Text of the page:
So how is it for note-taking? Well, I tend to think while pacing, and stop occasionally to jot down my ideas. To that end, I found that I had to bend the briefcase backward so that my left hand could provide support from behind, and my left thumb could extend over the pen pocket to steady the surface. This does work, but it revealed two slight problems. First, the wallet pocket arches open behind at the bend, which may detract from its outside appearance over time with a slight bowing of the leather. Second, even with all my cards, the surface wasn't particularly solid, especially with the 1/3rd of the writing surface that extended beyond the bent-back left side. I should note here, however, that I tend to write quite firmly, and this may not be an issue for most people. I've mentioned this to Levenger, and they mentioned that additional support behind the notes area may be an option in the future. Of course, if one writes with the product open on a desk, none of this should prove of any consequence.

(I should here take a moment to mention that I've also tried the Levenger ballistic nylon pocket briefcase, and it's stiff enough for writing in one's hand -- a excellent option if you don't want all the frills of a folding wallet product.)

The pen pocket is wide enough to hold most slimmer, shorter pens. A full-size Pilot G-2 will just barely fit, if one clicks it open (and perhaps cuts off the clip), but it does seem rather bulky. A Fisher Space Pen or a de-clipped G-2 Mini would prove preferable options, if you can't find a slimmer pocket pen. For the purposes of this review, Levenger was kind enough to send along their new Pocket Pen, which looks stunning and fits perfectly. (I'll have other things to say about this pen at a later date.)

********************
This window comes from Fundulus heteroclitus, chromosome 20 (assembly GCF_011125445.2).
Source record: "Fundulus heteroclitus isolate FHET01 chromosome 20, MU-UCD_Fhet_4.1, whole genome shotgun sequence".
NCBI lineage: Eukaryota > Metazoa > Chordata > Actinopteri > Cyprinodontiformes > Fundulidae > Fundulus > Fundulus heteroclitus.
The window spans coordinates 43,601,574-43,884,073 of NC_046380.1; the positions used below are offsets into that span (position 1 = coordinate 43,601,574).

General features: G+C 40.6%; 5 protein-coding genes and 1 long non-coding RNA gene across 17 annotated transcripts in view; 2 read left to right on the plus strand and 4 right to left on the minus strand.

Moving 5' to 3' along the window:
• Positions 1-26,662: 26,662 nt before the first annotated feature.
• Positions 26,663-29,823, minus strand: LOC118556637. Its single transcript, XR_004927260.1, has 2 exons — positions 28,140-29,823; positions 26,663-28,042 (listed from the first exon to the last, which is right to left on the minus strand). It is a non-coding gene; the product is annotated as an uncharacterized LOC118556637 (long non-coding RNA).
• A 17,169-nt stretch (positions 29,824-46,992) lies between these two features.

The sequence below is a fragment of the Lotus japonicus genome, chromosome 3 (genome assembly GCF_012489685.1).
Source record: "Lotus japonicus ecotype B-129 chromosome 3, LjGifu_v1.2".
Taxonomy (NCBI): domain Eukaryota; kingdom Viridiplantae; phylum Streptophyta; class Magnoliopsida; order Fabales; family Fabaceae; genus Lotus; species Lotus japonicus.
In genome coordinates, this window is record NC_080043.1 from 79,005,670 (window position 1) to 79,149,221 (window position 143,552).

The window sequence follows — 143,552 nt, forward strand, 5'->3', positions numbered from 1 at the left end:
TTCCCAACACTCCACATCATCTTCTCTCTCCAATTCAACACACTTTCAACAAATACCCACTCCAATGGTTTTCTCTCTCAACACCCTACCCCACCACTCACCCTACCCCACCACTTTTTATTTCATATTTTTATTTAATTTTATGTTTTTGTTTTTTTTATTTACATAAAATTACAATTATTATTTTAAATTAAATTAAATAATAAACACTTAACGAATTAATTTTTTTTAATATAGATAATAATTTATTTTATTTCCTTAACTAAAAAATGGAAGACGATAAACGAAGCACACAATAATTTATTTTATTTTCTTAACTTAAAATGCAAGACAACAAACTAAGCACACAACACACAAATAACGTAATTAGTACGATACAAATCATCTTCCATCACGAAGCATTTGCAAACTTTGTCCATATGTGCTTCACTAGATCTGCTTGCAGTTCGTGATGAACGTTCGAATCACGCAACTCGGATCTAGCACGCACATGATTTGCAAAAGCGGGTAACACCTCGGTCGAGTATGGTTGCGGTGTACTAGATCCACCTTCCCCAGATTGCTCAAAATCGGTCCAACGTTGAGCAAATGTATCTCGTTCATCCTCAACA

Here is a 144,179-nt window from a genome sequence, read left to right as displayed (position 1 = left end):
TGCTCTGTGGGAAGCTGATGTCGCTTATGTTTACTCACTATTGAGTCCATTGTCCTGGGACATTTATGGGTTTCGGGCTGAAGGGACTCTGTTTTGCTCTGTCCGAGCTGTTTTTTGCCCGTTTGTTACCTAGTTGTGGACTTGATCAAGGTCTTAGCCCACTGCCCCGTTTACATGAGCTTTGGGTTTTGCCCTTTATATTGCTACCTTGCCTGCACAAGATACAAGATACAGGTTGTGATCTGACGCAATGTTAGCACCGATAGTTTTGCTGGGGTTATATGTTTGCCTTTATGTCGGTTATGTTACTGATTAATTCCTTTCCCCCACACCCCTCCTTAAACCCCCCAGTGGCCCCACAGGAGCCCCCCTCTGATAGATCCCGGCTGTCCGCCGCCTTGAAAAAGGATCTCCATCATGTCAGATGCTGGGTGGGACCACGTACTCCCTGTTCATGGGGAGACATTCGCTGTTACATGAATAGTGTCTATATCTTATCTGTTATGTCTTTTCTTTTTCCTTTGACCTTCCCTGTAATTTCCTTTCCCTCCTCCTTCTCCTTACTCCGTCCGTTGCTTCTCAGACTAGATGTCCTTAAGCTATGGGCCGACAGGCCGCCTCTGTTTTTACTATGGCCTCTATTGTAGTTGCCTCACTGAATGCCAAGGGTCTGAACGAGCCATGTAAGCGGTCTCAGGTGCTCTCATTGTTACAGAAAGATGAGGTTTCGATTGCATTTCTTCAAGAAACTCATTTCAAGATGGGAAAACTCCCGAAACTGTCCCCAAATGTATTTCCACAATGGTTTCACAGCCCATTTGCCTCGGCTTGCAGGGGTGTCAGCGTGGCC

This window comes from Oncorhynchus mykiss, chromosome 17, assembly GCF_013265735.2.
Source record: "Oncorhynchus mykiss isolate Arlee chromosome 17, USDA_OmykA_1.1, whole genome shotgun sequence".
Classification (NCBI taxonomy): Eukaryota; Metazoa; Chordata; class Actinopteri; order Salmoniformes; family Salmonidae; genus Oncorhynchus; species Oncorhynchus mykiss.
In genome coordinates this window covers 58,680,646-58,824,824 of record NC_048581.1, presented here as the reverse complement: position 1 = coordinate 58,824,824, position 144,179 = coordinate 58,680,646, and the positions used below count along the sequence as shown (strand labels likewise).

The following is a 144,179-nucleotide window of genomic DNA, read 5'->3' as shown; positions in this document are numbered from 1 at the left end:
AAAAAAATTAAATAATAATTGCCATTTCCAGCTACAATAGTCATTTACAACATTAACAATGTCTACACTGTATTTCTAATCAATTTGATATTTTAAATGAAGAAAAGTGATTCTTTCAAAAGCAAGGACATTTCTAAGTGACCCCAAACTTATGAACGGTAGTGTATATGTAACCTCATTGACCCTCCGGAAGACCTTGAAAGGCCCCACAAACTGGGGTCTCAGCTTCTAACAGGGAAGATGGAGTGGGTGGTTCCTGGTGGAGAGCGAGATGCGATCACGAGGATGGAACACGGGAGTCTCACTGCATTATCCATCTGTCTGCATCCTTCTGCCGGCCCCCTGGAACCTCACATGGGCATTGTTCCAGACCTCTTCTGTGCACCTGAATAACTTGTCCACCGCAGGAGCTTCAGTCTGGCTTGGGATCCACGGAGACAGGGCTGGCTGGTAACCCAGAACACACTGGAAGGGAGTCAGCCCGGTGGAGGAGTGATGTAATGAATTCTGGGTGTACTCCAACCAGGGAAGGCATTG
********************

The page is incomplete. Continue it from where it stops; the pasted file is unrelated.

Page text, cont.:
Size comparisonA size comparison, from left to right: Lamy Al-Star fountain pen, Levenger Pocket Pen, the Bomber Pocket Briefcase, a pocket-size Moleskine, a Pilot G-2 gel pen.

Now, although I personally carry enough kit bags, laptop cases, and knapsacks every day to accommodate anything smaller than a poodle, I imagine that most people here are very concerned about portability. As mentioned, this briefcase, folded, is just a little larger in width and height than a pocket Moleskine. Its thickness, however, is obviously influenced by how much you stuff into it. Briefcase and Moleskine, side by sideMy current setup is about 3/4" thick. Yes, it does fit into my back pocket and into my (largish) shirt pocket, but it is rather bulky. However, Levenger has produced a fairly slim wallet here, especially when one considers all its components -- its expanding girth is up to you, which is no different than any other type of planner product.

When one thinks of quality leather products, price is often of primary concern. To tell the truth, I'm actually amazed by how inexpensive this product is -- currently $48 at the Levenger online store. I've seen many quite inferior plain leather wallets (yes, the type you probably have in your pocket right now) going for several times this cost. In fact, one company sent me a similar index card wallet a few months ago with a much higher price point that wasn't nearly as well-made. Thankfully, the price here isn't indicative of any scrimping of quality in the materials or the stitching, and --considering the many years of usage that one might derive from this product-- it seems to be quite a bargain.

The Verdict:

With the Bomber Jacket International Pocket Briefcase, Levenger has produced a stylish but rugged product that should hold almost everything that a HipsterPDA user might need, from index cards to a pocket pen, from notes area to a stash pocket, from business and credit cards to a deep wallet for money and other loose paper items. The quality and thought that went into the product are self-evident: the materials are top-notch, the layout is both intuitive but flexible, and the design can accommodate as much as --or as little as-- one typically needs. While the briefcase has some minor issues for those who like to write in the palm of their hand (and whose needs are probably better served by other Levenger products), I can certainly recommend this product for those who are still questing for their "ultimate HipsterPDA" case, especially at its attractive price point.

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What a great review Doug. I

What a great review Doug. I believe I saw this little gem in their latest catalog. It's definitely drool worthy and if it weren't too close to the holidays I'd be on my way to ordering. As such, I've added it to my holiday wish list. Thanks for giving us the scoop on this new toy.